About Me

Wells, BC, Canada
Richard is a working photographer and writer in B.C. His camera focuses on natural history. archeology, travel, and documentary photography. His photography blog may be found at: http://richardtwright.blogspot.com/

Monday, April 9, 2012

Nikon D800 remains elusive.

 Nikon D800 - deliveries trickle in 

My left eye, and Nikon D800.
Amy Newman photo taken with Nikon D5100, a great entry level  DSLR

Hong Kong and my brief affair with the new Nikon D800 is now a week behind me. We traded the hazy skies, heat and humidity of Asia for the cold of British Columbia's north, and brought with us a bronchial infection of some note.

As soon as we arrived in Vancouver I visited my local supplier, Kerrisdale Cameras, to see how my order was coming along and pick up those few things that seem to go missing while traveling - lens caps, rear caps, LCD protector and so forth.  The good news is I am now about number 10 on the order list which has grown significantly since my order. While I was there another woman placed a deposit for her D800.  Later at London Drugs the clerk said, "We are really frustrated, we not only have none to sell but we can't even get one for display!"
There is a disconnect with Nikon Canada, who really need to see a media specialist like my friend and colleague Jim Stanton and get in front of this fast-moving story and the increasing angst of Nikon customers. I visited Nikon Canada in Richmond to see about getting my sensor cleaned, but it was going to take three days and I was leaving town.  So, I asked how the D800 was coming in terms of shipment. "Oh, you can get it. There are lots of people coming in here with D800's. (Say what? Why are they coming to the repair facility?). I know pros who have their 800s."
When I questioned the young lady and explained that no, I could not go out and buy one, she offered the observation that, "the camera store (which I did not name) is just saying that because they do not want you to buy somewhere else."  Oh yeah? Tell that to the 100 cameras stores in Hong Kong.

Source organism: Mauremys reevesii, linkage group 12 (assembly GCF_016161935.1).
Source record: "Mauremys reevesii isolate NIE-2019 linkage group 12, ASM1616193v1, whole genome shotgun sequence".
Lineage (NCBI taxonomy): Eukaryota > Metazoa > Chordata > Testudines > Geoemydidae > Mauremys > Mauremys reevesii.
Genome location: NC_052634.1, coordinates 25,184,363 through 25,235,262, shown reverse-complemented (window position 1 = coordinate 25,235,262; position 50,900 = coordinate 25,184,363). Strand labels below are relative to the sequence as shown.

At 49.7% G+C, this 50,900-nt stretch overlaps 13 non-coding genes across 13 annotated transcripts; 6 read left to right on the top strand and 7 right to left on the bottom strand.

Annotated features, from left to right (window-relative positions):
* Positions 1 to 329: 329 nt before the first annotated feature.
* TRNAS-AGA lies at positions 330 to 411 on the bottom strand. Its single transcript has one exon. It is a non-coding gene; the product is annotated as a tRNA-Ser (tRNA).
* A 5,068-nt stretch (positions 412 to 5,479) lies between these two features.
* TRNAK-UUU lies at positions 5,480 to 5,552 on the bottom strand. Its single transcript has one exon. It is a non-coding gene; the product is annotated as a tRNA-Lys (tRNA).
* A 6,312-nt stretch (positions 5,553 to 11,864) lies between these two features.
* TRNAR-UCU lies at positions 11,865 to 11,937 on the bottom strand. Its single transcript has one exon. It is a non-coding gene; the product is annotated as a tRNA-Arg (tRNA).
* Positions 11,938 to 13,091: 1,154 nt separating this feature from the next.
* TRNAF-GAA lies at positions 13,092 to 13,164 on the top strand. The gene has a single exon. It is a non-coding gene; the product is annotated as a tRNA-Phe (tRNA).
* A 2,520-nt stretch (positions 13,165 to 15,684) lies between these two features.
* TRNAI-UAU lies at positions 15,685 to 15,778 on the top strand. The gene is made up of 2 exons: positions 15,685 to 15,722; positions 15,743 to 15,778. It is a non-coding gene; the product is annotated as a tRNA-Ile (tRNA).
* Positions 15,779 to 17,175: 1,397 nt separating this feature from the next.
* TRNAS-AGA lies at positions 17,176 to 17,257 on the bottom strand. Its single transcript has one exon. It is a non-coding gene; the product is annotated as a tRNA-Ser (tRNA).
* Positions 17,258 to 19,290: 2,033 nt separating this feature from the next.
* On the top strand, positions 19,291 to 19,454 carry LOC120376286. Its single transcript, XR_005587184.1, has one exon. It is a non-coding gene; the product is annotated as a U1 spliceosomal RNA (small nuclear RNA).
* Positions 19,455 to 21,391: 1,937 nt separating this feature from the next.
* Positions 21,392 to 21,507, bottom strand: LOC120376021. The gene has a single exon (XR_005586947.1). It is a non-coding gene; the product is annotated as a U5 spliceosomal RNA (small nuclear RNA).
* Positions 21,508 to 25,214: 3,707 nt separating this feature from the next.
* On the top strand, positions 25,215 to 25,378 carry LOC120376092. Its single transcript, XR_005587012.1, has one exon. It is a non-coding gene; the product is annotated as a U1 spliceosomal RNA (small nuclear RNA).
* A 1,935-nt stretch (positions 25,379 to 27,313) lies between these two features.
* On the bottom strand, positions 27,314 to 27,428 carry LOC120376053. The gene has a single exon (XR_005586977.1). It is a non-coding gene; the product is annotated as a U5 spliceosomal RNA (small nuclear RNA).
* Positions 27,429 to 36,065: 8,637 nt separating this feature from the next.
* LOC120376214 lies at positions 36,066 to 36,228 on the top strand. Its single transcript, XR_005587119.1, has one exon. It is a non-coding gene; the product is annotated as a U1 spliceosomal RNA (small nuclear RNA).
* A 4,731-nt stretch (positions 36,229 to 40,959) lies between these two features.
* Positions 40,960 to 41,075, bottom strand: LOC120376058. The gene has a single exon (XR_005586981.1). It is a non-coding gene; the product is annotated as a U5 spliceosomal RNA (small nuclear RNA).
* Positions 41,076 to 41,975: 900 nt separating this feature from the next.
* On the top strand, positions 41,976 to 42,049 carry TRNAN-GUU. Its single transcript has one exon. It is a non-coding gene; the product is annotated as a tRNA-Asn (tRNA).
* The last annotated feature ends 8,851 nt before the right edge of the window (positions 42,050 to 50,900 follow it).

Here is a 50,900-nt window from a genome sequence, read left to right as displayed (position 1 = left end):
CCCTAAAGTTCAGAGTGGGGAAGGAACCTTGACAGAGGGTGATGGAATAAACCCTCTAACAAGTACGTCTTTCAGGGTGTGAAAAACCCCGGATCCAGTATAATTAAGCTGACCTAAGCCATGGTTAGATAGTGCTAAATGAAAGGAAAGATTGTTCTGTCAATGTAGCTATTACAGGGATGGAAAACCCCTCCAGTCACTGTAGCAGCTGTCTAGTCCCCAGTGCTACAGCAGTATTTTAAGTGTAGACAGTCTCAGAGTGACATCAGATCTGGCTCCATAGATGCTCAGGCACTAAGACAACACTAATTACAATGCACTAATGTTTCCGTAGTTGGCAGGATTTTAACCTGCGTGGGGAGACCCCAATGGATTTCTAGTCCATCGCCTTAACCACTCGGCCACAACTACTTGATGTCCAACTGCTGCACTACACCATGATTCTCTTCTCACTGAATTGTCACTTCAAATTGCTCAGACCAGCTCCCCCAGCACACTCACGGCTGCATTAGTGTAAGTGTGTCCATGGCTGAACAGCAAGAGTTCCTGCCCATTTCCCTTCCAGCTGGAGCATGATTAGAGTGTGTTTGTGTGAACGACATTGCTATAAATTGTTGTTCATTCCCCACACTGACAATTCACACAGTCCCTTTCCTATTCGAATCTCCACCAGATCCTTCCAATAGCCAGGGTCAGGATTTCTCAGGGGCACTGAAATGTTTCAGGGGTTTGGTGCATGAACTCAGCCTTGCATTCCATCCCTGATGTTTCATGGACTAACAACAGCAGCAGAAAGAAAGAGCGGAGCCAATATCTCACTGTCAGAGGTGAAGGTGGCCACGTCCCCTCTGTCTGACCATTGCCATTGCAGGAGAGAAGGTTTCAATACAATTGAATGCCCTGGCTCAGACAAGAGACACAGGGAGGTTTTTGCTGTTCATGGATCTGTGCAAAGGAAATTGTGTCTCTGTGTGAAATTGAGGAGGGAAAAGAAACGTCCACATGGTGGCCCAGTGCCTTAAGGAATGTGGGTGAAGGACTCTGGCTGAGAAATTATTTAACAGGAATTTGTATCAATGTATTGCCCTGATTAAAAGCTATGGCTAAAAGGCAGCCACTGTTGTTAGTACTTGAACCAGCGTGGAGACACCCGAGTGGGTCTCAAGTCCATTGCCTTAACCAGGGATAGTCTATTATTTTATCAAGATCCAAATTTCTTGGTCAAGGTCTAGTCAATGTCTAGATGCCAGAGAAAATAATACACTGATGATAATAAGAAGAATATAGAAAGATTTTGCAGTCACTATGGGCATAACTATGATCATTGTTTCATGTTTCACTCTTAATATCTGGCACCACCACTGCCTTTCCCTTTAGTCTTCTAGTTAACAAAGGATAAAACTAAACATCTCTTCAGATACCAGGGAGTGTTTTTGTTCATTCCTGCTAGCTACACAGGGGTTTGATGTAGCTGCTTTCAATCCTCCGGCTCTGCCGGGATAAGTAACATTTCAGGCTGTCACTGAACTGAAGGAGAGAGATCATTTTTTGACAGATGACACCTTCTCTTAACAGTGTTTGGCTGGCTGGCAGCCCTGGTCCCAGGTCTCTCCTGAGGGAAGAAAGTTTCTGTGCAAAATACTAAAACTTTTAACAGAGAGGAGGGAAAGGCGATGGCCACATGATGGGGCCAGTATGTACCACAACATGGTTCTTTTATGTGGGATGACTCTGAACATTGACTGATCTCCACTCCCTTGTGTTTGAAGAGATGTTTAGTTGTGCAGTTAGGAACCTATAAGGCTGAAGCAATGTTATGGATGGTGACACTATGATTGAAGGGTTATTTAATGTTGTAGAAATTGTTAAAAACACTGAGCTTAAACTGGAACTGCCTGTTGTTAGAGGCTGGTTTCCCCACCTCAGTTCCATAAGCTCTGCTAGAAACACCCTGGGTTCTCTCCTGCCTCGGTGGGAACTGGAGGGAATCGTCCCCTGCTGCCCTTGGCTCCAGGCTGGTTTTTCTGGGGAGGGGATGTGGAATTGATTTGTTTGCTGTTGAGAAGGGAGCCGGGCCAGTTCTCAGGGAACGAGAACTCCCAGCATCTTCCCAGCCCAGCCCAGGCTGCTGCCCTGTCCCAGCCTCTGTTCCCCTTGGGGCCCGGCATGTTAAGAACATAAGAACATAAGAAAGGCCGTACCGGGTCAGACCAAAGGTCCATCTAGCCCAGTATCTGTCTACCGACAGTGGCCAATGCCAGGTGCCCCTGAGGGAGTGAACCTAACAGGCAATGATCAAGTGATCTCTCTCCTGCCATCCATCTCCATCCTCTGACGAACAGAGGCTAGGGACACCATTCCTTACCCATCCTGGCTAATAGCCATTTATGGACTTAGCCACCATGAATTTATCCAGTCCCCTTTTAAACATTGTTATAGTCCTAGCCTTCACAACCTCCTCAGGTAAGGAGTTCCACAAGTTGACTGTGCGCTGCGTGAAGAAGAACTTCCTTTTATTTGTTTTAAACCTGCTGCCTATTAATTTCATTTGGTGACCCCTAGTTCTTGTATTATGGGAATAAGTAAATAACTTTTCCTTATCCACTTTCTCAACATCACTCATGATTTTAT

I tried to post a review of the D800 on Nikon's product review page. I added that it would be great to be able to buy one. Within 24 hours my review had been rejected. They did not comment on delivery times.  

Jim Stanton.
The basic premise of good media relations is: Tell the truth and tell it fast. This is a great opportunity for Nikon to use the incredible wave of desire this camera has created as a good news story, instead Nikon Japan, and all the world wide affiliates are remaining "in camera", seemingly hoping bloggers will do their media work and dealers will answer the consumer's questions.  Poor form Nikon. Really, give Jim a call. He can be found at: Stantonassociates.ca. (In the interest of full disclosure I will say I often work with Jim.)

A few people, readers of this blog and others, have questioned whether the D800 Richard bought was grey market. The short answer, is no! Richard lives in Hong Kong and therefore buys in Hong Kong and has a warranty and guarantee in Hong Kong. (By the way Nikon, all your offices should emulate the excellent service and displays of the Kowloon office. They have long lenses pointed out the window for viewing.) Grey market is not the same as Overseas Purchasing.  When I buy gear in Hong Kong I get a Hong Kong warranty on the cameras and a Worldwide warranty on lenses.  All the reputable dealers such as Wing Shing or Man Shing, will tell you this when you are looking at equipment and caution you. This is not a matter of buying a cheap camera from the web. In fact prices in Hong Kong are very similar to Canada. What is different is availability. In several cases now Rich and I have been able to find rare lenses that we could not find on shelves anywhere else, by prowling Hong Kong. If I am in Hong Kong for six weeks it is likely I will buy some equipment. I know if the camera dies in Canada I have to ship it back, or pay to have it serviced locally.
This works both ways. When Amy's S9100 stopped working in Hong Kong we took it to Nikon Hong Kong. They tested it but would not repair it under warranty. It would cost us about $200 cdn to have it fixed. It cost $299. It is now being repaired by Nikon Canada.

Wing Shing Photo Supplies Co. in Kowloon. Richard Wright photo.

For more information and opinion on grey market equipment look at these sites:

Shooting with the D800 and the 70-200mm f2.8 on a carbon fibre Manfrotto tripod,
with the Manfrotto 363 Gimbel.  Amy Newman photo with D5100.

There are a few features of the D800 about which I have not yet written, and my son will continue to report his work with the D800. Suffice it to say he is ready to sell his D300 and buy a second D800 or D800e, when they are available. So stay tuned, I am writing the final D800 installments now - then on to reports on Hong Kong.

If you have questions leave a comment.
My website is: http://richardtwright.photoshelter.com

1 comment:

  1. I odered the hour pre-orders opened up from B&H and still cannot get a status. I am so frustrated it is ridiculous...